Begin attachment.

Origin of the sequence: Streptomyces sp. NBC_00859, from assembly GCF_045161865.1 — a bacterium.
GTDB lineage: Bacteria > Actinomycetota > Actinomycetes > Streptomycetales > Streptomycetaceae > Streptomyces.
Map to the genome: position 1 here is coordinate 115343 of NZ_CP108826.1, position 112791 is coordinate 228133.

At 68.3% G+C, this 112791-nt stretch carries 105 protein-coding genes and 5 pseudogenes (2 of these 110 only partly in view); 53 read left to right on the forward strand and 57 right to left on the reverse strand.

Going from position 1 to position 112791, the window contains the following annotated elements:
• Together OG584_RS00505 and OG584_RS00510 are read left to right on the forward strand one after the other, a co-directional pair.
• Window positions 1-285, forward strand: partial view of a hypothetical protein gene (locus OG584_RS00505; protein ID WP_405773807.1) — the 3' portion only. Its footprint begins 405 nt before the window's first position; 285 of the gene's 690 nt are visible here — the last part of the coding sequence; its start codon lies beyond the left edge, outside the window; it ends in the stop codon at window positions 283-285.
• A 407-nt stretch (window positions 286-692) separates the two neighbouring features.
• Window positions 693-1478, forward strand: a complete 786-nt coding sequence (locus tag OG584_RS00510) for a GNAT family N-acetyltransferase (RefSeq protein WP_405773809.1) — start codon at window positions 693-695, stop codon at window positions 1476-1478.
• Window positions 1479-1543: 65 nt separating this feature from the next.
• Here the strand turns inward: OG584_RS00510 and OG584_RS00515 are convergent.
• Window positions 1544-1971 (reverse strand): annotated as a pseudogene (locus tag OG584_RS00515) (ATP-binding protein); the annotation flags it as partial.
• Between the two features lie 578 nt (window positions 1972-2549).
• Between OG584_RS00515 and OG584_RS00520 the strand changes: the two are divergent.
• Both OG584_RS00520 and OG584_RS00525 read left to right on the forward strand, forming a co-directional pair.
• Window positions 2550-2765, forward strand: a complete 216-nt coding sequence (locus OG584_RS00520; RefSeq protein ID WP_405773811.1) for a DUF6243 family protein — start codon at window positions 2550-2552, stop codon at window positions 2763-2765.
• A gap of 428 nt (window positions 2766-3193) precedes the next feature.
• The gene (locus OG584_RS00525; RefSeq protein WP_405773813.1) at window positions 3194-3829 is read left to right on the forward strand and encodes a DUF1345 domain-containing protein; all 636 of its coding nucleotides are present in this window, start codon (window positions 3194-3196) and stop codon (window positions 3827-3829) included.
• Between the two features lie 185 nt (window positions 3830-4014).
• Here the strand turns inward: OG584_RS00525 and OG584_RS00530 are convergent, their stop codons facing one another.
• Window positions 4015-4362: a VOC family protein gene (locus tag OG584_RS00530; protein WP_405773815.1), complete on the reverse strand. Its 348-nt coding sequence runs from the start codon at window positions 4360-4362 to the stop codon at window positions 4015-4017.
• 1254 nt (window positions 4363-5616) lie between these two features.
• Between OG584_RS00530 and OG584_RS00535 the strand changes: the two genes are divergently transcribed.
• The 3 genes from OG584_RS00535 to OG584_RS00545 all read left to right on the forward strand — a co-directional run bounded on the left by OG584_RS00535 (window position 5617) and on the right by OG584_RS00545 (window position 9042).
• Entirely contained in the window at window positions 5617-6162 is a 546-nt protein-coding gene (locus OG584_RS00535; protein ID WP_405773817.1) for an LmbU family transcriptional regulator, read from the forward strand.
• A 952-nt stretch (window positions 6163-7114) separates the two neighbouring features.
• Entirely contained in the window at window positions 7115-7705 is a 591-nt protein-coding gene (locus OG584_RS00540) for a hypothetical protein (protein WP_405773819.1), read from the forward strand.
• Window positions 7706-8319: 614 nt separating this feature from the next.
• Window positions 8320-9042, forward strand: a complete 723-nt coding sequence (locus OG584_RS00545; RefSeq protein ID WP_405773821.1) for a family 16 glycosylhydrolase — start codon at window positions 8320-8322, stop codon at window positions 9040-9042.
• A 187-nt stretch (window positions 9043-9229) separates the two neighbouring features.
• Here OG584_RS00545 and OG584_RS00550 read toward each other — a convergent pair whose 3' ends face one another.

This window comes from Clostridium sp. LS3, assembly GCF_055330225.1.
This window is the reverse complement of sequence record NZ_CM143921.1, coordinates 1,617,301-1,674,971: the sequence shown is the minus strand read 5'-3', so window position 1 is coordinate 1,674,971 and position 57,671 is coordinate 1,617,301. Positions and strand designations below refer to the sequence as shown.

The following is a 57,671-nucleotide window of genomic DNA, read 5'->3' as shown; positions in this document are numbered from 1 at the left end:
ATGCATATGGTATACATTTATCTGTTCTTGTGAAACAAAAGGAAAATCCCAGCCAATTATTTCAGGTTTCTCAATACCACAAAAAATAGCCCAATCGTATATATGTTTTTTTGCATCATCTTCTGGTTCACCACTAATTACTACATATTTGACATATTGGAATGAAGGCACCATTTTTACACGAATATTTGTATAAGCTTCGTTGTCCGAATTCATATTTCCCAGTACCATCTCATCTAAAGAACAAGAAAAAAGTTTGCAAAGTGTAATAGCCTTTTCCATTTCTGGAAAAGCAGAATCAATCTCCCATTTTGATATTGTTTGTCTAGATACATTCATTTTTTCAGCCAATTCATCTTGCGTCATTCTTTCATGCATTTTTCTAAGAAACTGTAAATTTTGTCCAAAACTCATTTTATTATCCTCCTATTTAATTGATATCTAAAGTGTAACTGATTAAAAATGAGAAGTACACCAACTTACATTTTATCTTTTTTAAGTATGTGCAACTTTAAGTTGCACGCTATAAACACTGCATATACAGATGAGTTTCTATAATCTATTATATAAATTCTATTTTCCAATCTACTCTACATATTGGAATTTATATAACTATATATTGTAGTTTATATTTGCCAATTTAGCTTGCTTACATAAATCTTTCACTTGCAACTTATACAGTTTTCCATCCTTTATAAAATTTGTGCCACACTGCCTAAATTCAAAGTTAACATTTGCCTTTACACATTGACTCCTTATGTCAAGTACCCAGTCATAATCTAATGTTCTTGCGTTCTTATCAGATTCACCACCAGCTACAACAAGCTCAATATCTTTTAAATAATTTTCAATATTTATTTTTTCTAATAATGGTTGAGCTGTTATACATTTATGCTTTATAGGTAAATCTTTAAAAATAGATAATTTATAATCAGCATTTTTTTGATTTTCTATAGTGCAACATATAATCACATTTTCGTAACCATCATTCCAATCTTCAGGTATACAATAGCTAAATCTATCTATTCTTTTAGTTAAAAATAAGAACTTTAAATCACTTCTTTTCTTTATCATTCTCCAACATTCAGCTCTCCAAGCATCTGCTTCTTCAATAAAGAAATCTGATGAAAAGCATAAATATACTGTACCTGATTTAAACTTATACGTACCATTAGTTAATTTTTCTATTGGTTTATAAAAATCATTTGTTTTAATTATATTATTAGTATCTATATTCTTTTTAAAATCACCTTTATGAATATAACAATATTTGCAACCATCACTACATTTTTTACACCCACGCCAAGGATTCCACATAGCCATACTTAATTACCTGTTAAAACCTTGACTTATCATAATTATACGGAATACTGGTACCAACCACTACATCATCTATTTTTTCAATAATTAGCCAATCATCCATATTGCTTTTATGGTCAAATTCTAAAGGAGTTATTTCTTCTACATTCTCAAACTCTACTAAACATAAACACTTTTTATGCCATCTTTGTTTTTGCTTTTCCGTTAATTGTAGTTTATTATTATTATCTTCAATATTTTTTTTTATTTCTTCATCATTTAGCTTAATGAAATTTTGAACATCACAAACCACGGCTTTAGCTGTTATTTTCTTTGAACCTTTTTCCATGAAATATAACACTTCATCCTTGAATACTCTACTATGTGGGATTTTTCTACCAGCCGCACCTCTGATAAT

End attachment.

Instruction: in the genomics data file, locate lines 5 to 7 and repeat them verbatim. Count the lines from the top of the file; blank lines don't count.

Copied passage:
Going from position 1 to position 112791, the window contains the following annotated elements:
• Together OG584_RS00505 and OG584_RS00510 are read left to right on the forward strand one after the other, a co-directional pair.
• Window positions 1-285, forward strand: partial view of a hypothetical protein gene (locus OG584_RS00505; protein ID WP_405773807.1) — the 3' portion only. Its footprint begins 405 nt before the window's first position; 285 of the gene's 690 nt are visible here — the last part of the coding sequence; its start codon lies beyond the left edge, outside the window; it ends in the stop codon at window positions 283-285.